How the US and EU are turning a blind eye on Egypt’s human rights record for their own economic and political interests.
A film by Bence Mate
On February 3, 2016, Cambridge University researcher Giulio Regeni was found dead in a ditch on the outskirts of Cairo. His body bore the signs of heavy torture.
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The 28-year-old Italian citizen, who was living in Egypt to collect information for his PhD thesis on independent trade unions, had vanished on the streets of Cairo on January 25 – the fifth anniversary of the Tahrir Square revolution.
The 2011 revolution had put an end to Hosni Mubarak‘s 30-year rule and raised hopes that Egypt would become the Middle East’s largest democracy. But the so-called Arab Spring was short-lived.
Democracy is not our priority. It never was ... What matters is our bilateral relations.
Since taking power in 2013, President Abdel Fattah el-Sisi has ruled the country amid human rights violations as well as an escalation in armed attacks on the Sinai Peninsula that have killed more than 3,000 people.
Human rights organisations estimate that since 2013 at least 323 people have died in custody, 60,000 were arrested on political charges, and more than 15,000 civilians, including 150 children, have faced military trials. “Enforced disappearance” has become an everyday occurrence.
“Many journalists and activists disappear for several days or even weeks and after some time they reappear in court to be tried,” says Amr Magdi, Human Rights Watch. “Despite this, the government still denies enforced disappearances.”
So for many Egyptians, what happened to Regeni did not come as a surprise.
Even though strong evidence pointed to the involvement of Egyptian security services in the killing of Regeni, the authorities denied any responsibility and dismissed “western suspicions”.
The Italian government immediately recalled their ambassador. But, according to journalist Ugo Tramballi, “it had no effect. The Egyptians were unwilling to work with us to find the truth.”
Declan Walsh, Cairo bureau chief of The New York Times, explains that “the Regeni case came at a particularly sensitive moment for relations between Egypt and Italy … The Italian energy company ENI was in the process of developing the largest gas field in the Eastern Mediterranean called Zohr in conjunction with Egypt.”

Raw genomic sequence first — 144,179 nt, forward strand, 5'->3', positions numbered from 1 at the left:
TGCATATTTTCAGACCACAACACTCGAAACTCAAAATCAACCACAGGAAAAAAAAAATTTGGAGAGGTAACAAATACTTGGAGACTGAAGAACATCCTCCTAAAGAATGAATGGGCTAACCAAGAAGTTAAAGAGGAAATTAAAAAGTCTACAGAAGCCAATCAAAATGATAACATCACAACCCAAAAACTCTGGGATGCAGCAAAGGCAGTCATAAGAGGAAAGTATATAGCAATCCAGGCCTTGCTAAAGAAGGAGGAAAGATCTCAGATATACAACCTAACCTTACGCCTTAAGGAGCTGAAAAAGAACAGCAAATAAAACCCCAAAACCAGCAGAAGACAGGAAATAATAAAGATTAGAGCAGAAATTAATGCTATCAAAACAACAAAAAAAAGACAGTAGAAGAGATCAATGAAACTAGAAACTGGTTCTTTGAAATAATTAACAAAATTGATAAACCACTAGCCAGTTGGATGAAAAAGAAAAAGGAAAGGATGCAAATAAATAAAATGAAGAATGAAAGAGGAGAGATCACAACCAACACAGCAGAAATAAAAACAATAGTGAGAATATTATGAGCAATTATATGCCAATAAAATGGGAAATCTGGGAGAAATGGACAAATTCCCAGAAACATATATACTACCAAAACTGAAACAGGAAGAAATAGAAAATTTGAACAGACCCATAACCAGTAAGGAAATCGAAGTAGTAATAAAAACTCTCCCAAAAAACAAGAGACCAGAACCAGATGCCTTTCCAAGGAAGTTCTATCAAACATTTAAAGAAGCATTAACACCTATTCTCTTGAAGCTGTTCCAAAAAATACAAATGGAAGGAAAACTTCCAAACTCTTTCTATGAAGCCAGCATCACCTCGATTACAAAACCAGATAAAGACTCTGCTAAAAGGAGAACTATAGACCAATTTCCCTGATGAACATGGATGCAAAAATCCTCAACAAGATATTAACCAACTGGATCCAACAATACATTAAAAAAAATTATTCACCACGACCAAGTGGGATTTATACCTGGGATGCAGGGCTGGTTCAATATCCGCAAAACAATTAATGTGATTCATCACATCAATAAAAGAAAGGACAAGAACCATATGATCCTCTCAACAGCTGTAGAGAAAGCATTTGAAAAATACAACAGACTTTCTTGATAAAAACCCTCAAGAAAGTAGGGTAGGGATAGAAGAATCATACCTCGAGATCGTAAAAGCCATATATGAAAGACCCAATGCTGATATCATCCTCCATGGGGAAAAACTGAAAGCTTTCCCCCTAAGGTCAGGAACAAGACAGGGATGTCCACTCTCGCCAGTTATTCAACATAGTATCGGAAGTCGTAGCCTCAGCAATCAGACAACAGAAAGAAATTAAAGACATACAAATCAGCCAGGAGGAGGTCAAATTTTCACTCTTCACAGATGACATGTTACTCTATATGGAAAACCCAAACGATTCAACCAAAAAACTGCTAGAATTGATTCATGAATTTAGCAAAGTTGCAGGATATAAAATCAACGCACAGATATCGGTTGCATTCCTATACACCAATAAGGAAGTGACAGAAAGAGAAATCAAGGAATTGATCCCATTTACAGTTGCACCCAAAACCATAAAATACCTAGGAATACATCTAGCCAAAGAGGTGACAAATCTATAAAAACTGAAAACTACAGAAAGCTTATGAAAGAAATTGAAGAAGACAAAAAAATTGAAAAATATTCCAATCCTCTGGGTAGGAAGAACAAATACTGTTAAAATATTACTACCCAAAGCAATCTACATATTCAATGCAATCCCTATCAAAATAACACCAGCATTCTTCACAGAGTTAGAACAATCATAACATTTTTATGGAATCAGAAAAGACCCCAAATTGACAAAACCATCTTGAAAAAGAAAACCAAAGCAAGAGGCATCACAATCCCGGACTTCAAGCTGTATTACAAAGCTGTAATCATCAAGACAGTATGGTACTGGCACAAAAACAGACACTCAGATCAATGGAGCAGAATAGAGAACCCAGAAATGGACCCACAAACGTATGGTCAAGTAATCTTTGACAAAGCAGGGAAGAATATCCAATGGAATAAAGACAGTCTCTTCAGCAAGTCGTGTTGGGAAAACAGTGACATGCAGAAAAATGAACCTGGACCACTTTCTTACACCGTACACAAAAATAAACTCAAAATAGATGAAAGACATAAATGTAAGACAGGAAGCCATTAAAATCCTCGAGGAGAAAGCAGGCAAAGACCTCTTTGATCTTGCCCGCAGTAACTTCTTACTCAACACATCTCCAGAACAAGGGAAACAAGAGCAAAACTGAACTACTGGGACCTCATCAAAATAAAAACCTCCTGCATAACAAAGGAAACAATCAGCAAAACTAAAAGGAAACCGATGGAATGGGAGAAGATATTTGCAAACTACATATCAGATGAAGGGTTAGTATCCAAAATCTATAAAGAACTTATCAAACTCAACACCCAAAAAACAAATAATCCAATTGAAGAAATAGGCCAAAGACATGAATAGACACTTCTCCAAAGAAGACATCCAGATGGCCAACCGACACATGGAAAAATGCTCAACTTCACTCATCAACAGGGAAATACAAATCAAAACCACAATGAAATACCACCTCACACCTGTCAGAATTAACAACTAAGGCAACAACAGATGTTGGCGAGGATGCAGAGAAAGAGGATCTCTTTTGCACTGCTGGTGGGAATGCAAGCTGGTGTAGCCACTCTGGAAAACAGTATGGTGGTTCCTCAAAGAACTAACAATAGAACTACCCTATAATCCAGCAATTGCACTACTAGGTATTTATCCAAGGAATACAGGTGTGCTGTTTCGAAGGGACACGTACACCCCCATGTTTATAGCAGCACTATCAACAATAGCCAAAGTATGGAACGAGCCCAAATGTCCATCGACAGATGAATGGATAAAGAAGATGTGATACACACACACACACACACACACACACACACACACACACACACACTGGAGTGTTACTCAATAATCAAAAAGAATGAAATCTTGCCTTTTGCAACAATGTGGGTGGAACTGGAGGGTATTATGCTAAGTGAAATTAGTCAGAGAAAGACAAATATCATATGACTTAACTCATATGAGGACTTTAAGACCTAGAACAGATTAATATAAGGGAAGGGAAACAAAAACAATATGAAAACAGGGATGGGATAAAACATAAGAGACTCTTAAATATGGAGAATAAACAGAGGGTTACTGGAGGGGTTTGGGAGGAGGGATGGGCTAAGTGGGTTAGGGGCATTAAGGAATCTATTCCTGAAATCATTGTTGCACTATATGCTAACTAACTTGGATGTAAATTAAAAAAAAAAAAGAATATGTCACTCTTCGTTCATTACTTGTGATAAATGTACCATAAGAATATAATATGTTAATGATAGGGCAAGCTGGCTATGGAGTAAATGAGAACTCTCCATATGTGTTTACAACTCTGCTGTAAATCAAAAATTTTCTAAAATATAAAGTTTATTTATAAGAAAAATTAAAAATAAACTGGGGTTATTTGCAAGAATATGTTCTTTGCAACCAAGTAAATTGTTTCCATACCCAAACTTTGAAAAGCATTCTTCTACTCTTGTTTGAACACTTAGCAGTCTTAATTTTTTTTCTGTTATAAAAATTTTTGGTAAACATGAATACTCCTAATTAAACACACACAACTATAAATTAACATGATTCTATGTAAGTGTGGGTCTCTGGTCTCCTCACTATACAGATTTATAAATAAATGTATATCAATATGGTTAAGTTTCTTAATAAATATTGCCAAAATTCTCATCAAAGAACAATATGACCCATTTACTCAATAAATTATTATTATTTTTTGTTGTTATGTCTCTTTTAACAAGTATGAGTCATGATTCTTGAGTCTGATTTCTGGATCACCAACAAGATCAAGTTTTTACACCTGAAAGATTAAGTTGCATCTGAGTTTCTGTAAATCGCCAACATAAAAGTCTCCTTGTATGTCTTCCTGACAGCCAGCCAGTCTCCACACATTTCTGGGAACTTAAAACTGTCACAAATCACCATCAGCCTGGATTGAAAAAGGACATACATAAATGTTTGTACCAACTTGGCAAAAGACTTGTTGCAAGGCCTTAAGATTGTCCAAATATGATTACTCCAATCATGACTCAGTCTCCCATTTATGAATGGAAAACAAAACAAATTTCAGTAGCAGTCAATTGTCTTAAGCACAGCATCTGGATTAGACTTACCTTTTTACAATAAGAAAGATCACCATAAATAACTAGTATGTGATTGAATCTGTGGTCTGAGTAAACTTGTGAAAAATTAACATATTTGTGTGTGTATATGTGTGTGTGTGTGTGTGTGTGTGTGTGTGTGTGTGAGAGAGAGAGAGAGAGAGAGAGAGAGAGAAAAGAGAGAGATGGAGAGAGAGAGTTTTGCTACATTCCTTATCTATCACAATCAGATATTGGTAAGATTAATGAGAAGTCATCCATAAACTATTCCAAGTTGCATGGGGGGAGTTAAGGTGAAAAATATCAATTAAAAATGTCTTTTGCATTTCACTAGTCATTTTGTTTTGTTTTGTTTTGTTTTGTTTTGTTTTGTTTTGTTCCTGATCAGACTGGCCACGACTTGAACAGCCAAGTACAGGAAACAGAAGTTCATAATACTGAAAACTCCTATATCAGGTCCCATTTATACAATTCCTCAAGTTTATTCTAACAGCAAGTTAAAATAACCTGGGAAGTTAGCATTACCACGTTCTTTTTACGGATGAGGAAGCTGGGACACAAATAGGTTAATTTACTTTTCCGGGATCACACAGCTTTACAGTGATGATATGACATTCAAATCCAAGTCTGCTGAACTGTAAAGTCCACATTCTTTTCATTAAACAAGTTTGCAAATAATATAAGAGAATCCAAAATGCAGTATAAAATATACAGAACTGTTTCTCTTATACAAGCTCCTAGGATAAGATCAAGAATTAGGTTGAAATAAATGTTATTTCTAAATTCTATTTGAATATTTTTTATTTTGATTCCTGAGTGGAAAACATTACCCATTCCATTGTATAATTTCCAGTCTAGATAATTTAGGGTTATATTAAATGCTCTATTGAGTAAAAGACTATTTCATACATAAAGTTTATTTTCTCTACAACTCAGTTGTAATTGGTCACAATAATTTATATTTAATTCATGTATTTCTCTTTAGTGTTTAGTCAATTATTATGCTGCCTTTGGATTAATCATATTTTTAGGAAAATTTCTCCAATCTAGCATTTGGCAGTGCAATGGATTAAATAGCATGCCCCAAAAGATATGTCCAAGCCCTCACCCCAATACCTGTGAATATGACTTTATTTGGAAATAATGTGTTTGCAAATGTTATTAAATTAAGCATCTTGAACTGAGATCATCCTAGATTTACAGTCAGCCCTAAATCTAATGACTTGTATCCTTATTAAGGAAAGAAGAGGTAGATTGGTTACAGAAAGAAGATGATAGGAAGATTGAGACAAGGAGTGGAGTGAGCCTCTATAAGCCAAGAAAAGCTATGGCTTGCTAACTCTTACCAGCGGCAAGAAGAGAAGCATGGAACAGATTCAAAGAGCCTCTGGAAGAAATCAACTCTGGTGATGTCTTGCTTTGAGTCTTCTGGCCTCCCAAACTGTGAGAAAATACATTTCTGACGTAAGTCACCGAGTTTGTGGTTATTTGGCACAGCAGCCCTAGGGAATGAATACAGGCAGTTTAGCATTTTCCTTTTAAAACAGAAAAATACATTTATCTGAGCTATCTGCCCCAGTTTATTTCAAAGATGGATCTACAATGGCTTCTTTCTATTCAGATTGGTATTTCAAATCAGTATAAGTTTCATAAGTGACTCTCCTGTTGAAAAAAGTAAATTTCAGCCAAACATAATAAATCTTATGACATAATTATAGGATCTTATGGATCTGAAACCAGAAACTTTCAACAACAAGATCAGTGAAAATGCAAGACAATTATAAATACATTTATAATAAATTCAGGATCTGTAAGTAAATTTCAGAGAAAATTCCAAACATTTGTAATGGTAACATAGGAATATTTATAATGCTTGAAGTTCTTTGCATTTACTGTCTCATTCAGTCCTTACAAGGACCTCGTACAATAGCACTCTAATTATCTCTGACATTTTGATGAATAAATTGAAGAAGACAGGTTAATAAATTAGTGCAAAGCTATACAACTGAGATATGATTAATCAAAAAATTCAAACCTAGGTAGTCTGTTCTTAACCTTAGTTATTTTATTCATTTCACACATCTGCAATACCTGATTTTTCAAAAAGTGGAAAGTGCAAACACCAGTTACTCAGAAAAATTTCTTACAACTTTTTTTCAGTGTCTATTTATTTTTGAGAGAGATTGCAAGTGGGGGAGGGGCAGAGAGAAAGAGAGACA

Zohr gas field is worth an estimated $6.4bn to the Italian gas giant. The political stalemate caused by Regini’s murder came to an end when Italy sent a new ambassador to Cairo and resumed diplomatic relations with Egypt a few months before the Zohr project.
“An economic relationship like that which ENI is pledging to Egypt and Egypt is pledging ENI, although we might dislike it, is infinitely more powerful than the death of a 28-year-old Italian,” says Luigi Manconi, former president of the human rights commission in the Italian senate.
Western countries are often accused of overlooking Egypt’s human rights record and its disregard of the rule of law because of the country’s geopolitical, economic and strategic importance.
Egypt – Israel’s next-door neighbour and the country controlling access to the Suez Canal – is a key US ally and a major business partner to Europe. The Egyptian president, who is responsible for the incarceration of thousands of political dissidents, is still seen in the West as an ally in the pursuit of regional stability.
“It’s been a very simple bargain. The United States has provided Egypt with a large amount of military aid every year and in return Egypt has kept the peace with Israel, has provided access to the Suez Canal for American warships, and has provided America with a very strong pillar in the middle of a very volatile region,” explains Walsh.
Egyptian-American Mohamed Soltan was a political prisoner in Egypt from August 2013 to May 2015. After his release, Soltan dedicated his life to advocating freedom of speech and social justice. He worries about what the country will look like in the years to come, as Sisi remains the man to be reckoned with in Cairo.
According to him and others who have seen Egyptian prisons from the inside, repression, torture, prison conditions, and the conflation of all dissent with terrorism may prove to be counter-productive in the long run and lead to radicalisation.
“The same prisons in the 60s, 70s and 80s produced Islamic jihad movements that gave birth to al-Qaeda, that then grandfathered ISIS. I don’t even want to begin to imagine what we are going to have in five, 10, 15 years,” says Soltan.
Starting from the murder of Cambridge researcher Guilio Regeni, Our Man in Cairo investigates how – despite his human rights record – Western leaders have embraced Sisi as a strategic and commercial partner and asks whether Sisi is really such a good bargain for the West.